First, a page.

Conventions, conferences and trade shows offer major marketing opportunities across many industries. As a trade show vendor, you’re given the chance for face-to-face time with an influx of potential customers, to showcase your products or services, to attend or lead educational sessions and to check out what your competition is up to. Many large organizations attend several trade shows each year.
Because trade shows cram so much into a short time, companies are anxious for customers to remember them. They spend a significant amount of money on takeaways, from sales sheets and company collateral to promotional gadgets and catchy toys like the spinners from the top spinner company profiles. All told, trade shows take up as much as 40 percent of the average B2B’s marketing budget, according to Social Media Today. It’s easy to be overlooked or forgotten after everyone packs up and leaves. Social media, though, offers companies a way to make lasting connections to potential customers.
Use Social Media to Boost Pre-Show Booth Visits
Start working your booth before the trade show. The Social CMO Blog recommends you start selling your booth through your social media outlets and email list before each trade show to let your connections know you’ll be there. Tell them where your booth will be located, and about any special trade show offers you’ll be featuring. Let them know if you’re presenting at a session. Be sure to blog or comment on information posted about the upcoming trade show, particularly those by industry bloggers and journalists.
Use your social media efforts to give away cool stuff even before the trade show, as Social Media Today advises. Give away a few really nice promo items to people who post good ideas about how they use your product or photos on your website or social media account, such as Pinterest or Instagram. If your product is sold directly to consumers, Facebook is a good place to run this kind of campaign.
Trade shows already have sophisticated social media campaigns. Get in touch with the people running them and ask them for advice. It’s quite possible they can integrate your campaign with theirs, giving you a niche that competitors might miss.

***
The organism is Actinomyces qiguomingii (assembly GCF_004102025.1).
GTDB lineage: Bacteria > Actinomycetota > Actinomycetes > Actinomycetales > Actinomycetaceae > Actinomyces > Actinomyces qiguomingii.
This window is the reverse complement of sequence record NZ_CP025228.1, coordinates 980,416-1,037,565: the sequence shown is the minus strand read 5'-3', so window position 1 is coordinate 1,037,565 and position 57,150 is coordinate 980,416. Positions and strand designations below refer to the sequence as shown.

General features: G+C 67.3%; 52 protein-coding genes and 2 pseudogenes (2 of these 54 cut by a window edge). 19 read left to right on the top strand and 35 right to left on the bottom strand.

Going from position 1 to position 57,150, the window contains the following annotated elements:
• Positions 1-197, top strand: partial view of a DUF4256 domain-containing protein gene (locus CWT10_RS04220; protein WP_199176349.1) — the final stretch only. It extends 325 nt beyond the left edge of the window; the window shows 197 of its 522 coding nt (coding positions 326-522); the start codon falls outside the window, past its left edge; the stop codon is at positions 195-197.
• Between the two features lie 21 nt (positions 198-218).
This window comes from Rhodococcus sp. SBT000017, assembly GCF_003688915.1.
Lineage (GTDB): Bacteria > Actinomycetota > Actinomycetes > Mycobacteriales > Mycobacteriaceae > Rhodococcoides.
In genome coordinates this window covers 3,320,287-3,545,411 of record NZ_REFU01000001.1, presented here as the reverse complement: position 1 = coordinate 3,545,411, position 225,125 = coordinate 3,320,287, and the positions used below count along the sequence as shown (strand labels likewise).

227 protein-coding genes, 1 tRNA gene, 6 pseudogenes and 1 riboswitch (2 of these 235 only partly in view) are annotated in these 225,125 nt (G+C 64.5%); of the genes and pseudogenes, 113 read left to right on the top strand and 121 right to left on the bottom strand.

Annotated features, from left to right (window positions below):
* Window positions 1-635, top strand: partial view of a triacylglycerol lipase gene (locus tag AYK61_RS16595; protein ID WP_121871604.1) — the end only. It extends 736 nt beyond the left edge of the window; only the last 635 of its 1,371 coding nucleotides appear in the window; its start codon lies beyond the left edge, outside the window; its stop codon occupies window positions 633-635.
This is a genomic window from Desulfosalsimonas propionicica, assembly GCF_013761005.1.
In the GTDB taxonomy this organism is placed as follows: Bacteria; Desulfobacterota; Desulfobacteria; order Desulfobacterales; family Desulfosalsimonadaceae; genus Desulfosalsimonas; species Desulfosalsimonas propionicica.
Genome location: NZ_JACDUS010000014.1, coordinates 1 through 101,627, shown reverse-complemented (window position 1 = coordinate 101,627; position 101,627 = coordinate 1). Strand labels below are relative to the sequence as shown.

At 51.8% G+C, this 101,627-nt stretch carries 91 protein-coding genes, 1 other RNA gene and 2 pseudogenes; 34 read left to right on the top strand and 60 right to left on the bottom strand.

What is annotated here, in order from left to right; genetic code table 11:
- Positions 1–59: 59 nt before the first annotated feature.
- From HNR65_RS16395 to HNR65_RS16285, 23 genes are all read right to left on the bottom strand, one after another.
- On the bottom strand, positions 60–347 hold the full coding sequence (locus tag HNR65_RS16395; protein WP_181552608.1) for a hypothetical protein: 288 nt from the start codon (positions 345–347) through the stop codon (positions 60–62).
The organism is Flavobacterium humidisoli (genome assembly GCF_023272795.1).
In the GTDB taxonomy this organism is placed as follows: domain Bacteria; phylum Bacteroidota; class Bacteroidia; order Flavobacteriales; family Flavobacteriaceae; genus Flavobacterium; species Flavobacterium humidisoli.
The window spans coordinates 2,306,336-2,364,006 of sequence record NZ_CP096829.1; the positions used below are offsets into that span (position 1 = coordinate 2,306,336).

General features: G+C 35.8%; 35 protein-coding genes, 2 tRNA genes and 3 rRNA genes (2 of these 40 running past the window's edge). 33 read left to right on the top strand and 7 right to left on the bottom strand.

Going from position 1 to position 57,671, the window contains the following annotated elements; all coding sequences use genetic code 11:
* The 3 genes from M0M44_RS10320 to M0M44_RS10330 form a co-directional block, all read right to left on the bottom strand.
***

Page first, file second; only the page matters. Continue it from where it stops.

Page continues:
Onsite Social Media Messaging During Trade Shows
Once you are onsite at a trade show, the booth itself must remain your focus, as The Trade Show Institute emphasizes. Do not let your booth staff get caught up in Tweeting or posting. Their job is to demonstrate your product or services. Instead, designate someone to handle onsite social media. This person can blog, post to your usual accounts, or host Google+ chats, suggests Mediabistro.com, which also recommends installing a closed loop WiFi connection to encourage people to hang around.
If you decide to run an onsite social media campaign such as a photo contest, be sure you list the rules. Invest in a well-designed standing banner for this purpose. A colorful, eye-catching display that incorporates your corporate logo can be used at several trade shows.
You probably have a post-show follow-up process in place to thank people whose names you collected when they visited your booth. Be sure to do the same for those who posted to or about you during the trade show, as Mediabistro suggests. Review the comments you see on the show and your booth, and recap events on your blog. Put up a post-show page on your website and/or Facebook page and consider writing a white paper to distribute after particularly successful events.